MINOXIDIL BEGAN AS A BLOOD PRESSURE MEDICINE THAT HAD A SIDE EFFECT OF HAIR GROWTH. IT MUST BE TOPICALLY APPLIED TO GROW HAIR WHERE YOU WANT IT.
Minoxidil, the generic name for the brand name Rogaine, is the only FDA-approved topical lotion for the treatment of male pattern baldness. It was discovered much the same way as Propecia (finasteride — an internal medication for men only): when taken internally for the treatment of high blood pressure, doctors noticed a side effect of hair growth. Since the hair growth could not be contained, they discovered it could be applied topically to increase hair growth to selected areas only. Doctors and hair loss professionals agree that minoxidil can be a useful part of your total hair loss treatment plan for both men (in 5% concentration) and women (in 2% concentration).
How does minoxidil work?
Minoxidil, when applied topically, increases blood flow to the follicles, which can improve hair growth. Dr. Wasserbauer , a board-certified, California-based Hair Transplant Surgeon explains that minoxidil opens up blood vessels of the hair follicles so they grow more healthy hair. “But it doesn’t stimulate dead follicles to re-grow. Sometimes we use minoxidil with internal medication like Propecia that blocks DHT from shrinking follicles and/or low-level laser light therapy, which also stimulates follicles and creates stronger, better growth and healthier hair from follicles that are still alive,” explains Dr. Wasserbauer. “We use minoxidil with internal medication like Propecia that blocks DHT from shrinking follicles and/or low-level laser light therapy, which also stimulates follicles and creates stronger, better growth and healthier hair from follicles that are still alive,” explains Dr. Wasserbauer , a board-certified, California-based Hair Transplant Surgeon.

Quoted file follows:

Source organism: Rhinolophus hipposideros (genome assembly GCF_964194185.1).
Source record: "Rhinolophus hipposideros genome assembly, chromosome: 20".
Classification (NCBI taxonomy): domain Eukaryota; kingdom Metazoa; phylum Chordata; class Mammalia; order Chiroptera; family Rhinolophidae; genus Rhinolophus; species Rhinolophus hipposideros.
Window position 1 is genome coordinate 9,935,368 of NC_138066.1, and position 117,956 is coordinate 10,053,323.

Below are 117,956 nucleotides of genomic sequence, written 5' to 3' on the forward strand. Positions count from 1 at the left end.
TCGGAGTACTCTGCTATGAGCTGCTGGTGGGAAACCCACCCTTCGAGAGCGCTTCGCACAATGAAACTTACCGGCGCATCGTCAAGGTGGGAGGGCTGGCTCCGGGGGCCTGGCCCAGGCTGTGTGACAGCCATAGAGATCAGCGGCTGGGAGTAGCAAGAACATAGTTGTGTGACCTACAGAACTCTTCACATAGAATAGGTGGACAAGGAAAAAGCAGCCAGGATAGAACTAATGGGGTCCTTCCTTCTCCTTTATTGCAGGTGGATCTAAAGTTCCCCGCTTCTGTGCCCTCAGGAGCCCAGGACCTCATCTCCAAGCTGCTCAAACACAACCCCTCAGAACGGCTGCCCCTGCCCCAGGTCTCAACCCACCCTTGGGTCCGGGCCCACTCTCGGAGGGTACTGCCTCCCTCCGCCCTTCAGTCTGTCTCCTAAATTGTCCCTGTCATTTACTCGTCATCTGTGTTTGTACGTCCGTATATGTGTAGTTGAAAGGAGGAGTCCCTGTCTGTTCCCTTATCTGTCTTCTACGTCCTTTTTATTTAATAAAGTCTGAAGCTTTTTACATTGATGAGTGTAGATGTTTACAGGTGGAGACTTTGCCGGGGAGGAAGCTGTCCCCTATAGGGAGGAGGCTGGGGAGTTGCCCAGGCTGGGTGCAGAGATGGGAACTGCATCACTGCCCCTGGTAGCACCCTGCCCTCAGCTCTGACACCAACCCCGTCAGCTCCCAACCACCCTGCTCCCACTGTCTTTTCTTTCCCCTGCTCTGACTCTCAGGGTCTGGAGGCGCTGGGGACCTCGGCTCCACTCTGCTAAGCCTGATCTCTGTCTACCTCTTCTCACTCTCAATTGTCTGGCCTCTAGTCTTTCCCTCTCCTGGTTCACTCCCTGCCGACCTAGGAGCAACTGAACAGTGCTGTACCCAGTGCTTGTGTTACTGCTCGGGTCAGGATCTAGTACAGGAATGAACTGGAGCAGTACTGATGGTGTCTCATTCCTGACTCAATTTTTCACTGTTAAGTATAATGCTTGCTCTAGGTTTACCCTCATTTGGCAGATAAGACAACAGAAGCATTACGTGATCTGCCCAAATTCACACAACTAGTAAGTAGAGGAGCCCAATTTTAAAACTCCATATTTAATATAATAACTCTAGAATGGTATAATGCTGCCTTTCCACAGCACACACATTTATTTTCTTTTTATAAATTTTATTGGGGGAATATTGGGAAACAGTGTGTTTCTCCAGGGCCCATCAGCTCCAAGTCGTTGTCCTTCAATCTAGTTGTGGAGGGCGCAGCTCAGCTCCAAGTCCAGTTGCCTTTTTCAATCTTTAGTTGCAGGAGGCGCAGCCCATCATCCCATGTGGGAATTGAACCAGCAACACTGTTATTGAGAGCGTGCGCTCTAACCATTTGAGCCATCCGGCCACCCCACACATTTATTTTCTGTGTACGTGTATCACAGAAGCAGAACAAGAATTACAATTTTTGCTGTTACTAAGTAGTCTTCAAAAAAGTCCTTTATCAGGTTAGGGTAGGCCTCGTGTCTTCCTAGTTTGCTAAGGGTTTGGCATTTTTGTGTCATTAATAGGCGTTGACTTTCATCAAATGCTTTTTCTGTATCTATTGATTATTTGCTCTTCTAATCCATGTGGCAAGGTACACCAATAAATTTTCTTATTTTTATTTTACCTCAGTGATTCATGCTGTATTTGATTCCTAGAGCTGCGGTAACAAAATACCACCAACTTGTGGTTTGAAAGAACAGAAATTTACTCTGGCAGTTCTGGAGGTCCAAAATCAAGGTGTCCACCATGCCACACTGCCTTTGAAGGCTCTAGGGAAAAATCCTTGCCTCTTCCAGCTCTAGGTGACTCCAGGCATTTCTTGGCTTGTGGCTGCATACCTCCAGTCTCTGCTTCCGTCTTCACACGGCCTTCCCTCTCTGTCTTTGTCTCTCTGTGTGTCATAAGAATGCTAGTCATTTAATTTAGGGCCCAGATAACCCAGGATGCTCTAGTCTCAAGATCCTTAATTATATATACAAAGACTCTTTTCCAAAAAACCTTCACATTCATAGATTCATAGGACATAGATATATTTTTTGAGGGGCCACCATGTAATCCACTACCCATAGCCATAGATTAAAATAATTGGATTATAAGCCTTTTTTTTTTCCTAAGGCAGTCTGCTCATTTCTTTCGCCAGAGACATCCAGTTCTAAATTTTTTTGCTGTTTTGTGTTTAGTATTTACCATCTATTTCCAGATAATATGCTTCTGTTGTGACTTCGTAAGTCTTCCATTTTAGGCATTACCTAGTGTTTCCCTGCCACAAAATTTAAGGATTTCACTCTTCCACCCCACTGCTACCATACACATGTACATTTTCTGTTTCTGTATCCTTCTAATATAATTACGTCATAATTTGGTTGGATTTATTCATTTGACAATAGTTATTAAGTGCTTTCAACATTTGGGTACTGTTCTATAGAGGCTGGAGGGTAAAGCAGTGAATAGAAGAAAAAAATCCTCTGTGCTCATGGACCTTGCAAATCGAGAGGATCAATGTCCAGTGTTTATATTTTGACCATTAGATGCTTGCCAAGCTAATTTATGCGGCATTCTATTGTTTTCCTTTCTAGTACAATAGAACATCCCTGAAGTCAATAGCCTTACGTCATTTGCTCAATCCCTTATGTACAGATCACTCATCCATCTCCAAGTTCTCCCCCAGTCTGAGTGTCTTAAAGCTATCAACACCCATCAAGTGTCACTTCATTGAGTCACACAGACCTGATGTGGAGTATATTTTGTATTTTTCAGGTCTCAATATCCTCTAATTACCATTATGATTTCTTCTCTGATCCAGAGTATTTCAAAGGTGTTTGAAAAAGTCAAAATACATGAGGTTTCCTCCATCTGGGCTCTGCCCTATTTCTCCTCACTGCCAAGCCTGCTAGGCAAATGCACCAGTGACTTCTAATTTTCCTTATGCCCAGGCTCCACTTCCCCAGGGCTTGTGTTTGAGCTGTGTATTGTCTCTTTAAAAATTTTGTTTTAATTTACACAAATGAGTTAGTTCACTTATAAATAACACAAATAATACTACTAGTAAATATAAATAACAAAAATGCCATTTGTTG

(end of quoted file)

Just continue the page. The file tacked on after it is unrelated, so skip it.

Is minoxidil for me?
- Am I experiencing hair loss that is progressive?
- Am I looking for a low-cost treatment option?
- Am I looking for only a topical hair loss treatment option?
What can I expect from minoxidil?
For men — While you can expect a marginal improvement, most doctors do not prescribe this as a front-line approach to male pattern baldness because it has no hormone-blocking effects that can produce and improve hair growth. Results from the use of minoxidil are small and temporary at best, advise many hair loss specialists. The newest foam applications seem to be more effective at putting the medication where it’s needed; some hair loss professionals have had good results using minoxidil in conjunction with other treatments.
For women — In women with diffuse Alopecia or thinning hair, many doctors find minoxidil more effective for women than men. Currently, the FDA has approved a 2% solution for women.
Complications of minoxidil
Side effects from topical application of minoxidil are uncommon as the amount absorbed through the skin into the bloodstream is minimal. Also, when you stop using minoxidil or any currently approved hair loss treatment, hair reverts to its previous pattern of hair loss and benefits will be lost.
Minoxidil: The bottom line
Consumers are best advised to rely on FDA-approved treatments and those provided by a skilled surgeon or hair loss professional.